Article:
Development of zero-CpG plasmids for noviral lung gene therapy.

Pringle IA, Abdullah S, Lawton AE, Cheng SH, Gill DR, Hyde, SC


The European Society of Gene and Cell Therapy Conference, Prague, 2005

Non-viral gene therapy is being considered as novel approach to treat Cystic Fibrosis (CF) lung disease.

However, the level and duration of expression achieved from these vectors are generally very low and have been shown to be associated with toxicity and an inflammatory cytokine response in mice and in human clinical studies. This response is due in part to the detection by toll-like receptor 9 (TLR9) of unmethylated CpG dinucleotides (CpGs) present in plasmid DNA (pDNA).

Typically, pDNA vectors contain sequences of bacterial DNA (bDNA) such as antibiotic resistance genes and origins of replication which have a high number of CpGs, Even eukaryotic sequences such as promoters and cDNAs can contain high numbers of CpGs which when delivered to cells in the context of a non-viral vectors can be recognised by TLR9 and elicit an inflammatory response.

The most direct approach to overcome this response is to reduce or completely remove CpGs from plasmid sequences. We have constructed two series of modular pDNA vectors. The first series of plasmids were constructed from modular elements (origin, kanamycin resistance gene, promoter, poly A and transgene) with reduced CpG content and reduced the total numbers of CpG by 40 - 50 %.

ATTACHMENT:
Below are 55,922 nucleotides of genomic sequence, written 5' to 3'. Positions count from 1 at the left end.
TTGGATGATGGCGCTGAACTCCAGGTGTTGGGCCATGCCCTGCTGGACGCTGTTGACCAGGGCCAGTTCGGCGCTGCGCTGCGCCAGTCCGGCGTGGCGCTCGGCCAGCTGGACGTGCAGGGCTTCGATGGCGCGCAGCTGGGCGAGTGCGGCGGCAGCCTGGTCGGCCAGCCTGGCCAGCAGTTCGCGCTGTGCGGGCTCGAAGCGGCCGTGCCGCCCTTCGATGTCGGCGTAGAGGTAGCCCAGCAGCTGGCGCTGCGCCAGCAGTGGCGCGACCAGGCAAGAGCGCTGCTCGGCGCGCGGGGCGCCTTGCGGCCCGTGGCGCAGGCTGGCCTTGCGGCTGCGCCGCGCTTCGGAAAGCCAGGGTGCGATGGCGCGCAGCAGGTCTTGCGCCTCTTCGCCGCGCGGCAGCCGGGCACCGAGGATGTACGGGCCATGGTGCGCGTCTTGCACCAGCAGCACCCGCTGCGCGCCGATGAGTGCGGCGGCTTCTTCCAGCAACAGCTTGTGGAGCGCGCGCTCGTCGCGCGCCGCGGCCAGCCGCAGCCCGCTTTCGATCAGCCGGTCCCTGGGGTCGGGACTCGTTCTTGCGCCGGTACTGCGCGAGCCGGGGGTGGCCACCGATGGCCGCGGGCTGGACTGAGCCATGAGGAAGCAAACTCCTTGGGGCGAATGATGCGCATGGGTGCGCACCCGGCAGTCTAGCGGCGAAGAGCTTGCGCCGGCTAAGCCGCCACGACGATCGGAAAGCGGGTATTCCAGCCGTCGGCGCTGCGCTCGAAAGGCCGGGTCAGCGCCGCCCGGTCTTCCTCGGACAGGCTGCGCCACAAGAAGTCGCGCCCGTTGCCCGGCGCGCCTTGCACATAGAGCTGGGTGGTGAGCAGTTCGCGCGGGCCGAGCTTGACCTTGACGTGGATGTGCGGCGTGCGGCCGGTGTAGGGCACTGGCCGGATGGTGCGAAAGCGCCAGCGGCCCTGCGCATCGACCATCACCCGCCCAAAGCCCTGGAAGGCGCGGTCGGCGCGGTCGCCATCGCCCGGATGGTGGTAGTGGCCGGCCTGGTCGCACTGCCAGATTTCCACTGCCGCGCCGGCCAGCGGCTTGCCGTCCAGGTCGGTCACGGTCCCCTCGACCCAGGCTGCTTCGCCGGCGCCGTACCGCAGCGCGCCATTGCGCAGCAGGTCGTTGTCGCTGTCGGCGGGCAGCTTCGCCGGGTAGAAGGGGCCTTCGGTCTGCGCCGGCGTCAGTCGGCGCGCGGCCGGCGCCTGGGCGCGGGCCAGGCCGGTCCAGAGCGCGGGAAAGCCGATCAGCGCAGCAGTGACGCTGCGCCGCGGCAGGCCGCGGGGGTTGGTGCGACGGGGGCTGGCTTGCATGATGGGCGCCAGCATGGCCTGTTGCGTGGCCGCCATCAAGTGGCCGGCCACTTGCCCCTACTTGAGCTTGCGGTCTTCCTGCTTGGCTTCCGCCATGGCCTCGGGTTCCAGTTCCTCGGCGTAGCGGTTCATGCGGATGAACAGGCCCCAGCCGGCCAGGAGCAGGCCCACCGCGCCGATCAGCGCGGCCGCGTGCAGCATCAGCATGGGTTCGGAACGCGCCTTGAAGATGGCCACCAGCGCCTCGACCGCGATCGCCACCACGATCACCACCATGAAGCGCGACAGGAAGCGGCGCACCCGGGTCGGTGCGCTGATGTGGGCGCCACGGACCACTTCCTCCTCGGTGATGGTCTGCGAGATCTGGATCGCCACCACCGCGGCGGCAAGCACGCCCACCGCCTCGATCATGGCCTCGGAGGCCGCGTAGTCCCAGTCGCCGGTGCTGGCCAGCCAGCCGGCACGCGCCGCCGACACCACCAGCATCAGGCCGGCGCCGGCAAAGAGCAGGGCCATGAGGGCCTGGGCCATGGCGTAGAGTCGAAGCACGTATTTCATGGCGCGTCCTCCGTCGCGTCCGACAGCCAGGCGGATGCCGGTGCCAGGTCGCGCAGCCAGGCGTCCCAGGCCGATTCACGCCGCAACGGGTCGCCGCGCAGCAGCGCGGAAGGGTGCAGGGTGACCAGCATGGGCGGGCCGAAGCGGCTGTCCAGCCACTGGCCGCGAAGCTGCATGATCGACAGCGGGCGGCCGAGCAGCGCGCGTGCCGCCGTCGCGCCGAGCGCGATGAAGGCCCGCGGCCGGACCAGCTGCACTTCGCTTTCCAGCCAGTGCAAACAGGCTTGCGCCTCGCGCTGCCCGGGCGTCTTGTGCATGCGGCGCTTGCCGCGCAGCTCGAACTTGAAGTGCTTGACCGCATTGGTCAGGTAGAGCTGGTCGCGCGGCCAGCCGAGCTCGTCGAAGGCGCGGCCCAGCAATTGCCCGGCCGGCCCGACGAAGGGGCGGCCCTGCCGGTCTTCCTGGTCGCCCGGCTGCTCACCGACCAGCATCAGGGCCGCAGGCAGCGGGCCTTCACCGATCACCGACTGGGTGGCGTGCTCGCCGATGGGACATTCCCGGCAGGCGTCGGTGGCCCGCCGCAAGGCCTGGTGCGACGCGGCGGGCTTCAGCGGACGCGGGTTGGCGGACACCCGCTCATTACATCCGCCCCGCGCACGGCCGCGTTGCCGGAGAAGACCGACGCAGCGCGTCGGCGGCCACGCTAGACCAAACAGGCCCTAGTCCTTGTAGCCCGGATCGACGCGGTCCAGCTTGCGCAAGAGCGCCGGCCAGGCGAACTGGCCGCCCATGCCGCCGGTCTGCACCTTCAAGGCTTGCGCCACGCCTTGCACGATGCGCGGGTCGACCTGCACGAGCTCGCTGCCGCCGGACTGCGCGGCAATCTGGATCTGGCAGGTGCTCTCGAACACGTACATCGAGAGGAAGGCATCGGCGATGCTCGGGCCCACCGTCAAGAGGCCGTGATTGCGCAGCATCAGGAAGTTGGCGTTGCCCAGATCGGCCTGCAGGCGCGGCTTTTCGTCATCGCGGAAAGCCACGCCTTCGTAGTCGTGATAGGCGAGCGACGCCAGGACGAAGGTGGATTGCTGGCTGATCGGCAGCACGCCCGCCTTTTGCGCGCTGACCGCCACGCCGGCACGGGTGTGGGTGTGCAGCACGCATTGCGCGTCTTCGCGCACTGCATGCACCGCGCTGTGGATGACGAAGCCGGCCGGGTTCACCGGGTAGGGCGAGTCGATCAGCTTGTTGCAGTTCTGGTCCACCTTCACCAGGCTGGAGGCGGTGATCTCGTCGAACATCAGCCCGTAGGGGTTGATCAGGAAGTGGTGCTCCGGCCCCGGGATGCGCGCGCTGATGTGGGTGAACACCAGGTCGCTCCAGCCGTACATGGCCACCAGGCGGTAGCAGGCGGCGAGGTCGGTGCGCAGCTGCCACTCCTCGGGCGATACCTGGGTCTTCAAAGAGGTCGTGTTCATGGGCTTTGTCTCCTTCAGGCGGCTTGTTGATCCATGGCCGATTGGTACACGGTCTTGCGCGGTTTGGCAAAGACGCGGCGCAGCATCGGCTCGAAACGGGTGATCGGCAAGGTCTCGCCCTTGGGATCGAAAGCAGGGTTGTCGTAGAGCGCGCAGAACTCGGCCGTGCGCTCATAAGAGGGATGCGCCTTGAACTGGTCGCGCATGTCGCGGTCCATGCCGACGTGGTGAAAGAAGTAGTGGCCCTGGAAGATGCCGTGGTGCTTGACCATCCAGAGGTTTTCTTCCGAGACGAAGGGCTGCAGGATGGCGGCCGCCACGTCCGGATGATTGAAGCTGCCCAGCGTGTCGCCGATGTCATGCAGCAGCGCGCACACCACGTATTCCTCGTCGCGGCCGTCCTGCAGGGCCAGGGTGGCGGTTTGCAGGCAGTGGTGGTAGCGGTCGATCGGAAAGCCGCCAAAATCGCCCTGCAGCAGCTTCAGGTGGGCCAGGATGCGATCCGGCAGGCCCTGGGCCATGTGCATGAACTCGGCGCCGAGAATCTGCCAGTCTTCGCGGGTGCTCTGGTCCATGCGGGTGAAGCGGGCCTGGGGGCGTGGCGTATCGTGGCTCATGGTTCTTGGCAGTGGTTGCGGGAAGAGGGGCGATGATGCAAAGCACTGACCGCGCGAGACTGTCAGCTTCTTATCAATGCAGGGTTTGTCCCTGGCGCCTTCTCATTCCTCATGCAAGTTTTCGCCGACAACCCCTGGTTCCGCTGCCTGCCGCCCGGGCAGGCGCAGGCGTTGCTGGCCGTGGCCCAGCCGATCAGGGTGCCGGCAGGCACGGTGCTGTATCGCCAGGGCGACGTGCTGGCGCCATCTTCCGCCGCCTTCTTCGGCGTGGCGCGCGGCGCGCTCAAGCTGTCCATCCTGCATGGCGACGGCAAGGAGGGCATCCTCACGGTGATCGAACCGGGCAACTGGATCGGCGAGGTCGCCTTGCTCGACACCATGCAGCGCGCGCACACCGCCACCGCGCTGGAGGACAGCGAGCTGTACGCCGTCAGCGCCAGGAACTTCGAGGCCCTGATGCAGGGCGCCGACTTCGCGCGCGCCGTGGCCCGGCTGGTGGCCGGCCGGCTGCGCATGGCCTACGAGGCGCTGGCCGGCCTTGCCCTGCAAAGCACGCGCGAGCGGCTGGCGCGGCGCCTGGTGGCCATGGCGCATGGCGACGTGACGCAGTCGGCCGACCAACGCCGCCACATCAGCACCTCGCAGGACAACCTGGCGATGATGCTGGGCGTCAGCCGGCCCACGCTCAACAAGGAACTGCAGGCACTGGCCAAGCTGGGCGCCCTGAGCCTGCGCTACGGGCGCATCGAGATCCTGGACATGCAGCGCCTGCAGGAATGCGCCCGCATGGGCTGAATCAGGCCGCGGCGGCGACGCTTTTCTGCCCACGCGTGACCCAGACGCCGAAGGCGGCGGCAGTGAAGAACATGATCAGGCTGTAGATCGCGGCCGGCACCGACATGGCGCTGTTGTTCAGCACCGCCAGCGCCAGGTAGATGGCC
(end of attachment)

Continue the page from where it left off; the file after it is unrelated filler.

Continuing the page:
The second series of plasmids were constructed from elements that contained no CpGs and the resulting plasmids therefore contain 0 CpGs. The plasmids pCIKLux (pCI backbone, CMV promoter, 369 CpGs), pGM104 (Genzyme ΔCpG backbone, CMV promoter, 125 CpGs) and pGM124 (ΔCpG R6K origin, ΔCpG KanR, Murine CMV enhancer, human EF1a promoter, 0 CpGs) expressing the luciferase reporter gene were complexed with liposomes of Genzyme lipid 67 and delivered to the mouse lung by nasal instillation (80 µg pDNA/100 µl). At 24 hours post dosing mice were killed and bronchoalveolar lavage fluid (BALF) was collected for analysis of neutrophils, IL-12, IFN-g and TNF-a levels. Compared to untreated controls, the mice that received pCIKLux complexes had high levels of neutrophils, IL-12, IFN-a and TNF-g in the BALF. Delivery of pGM104 to the mouse lung resulted in no significant difference in any of the four markers of lung inflammation. However, following delivery of pGM124, levels of the three cytokines and levels of neutrophils were indistinguishable from untreated control mice. Luciferase activity from pGM124 was 10 fold higher than pCIKLux and pGM104 at 24 hours post dosing and expression persisted for at least 60 days post-dosing.

Taken together, these results suggest that 0 CpG plasmids present a significant advance in terms of safety and efficacy of non-viral delivery to the lung,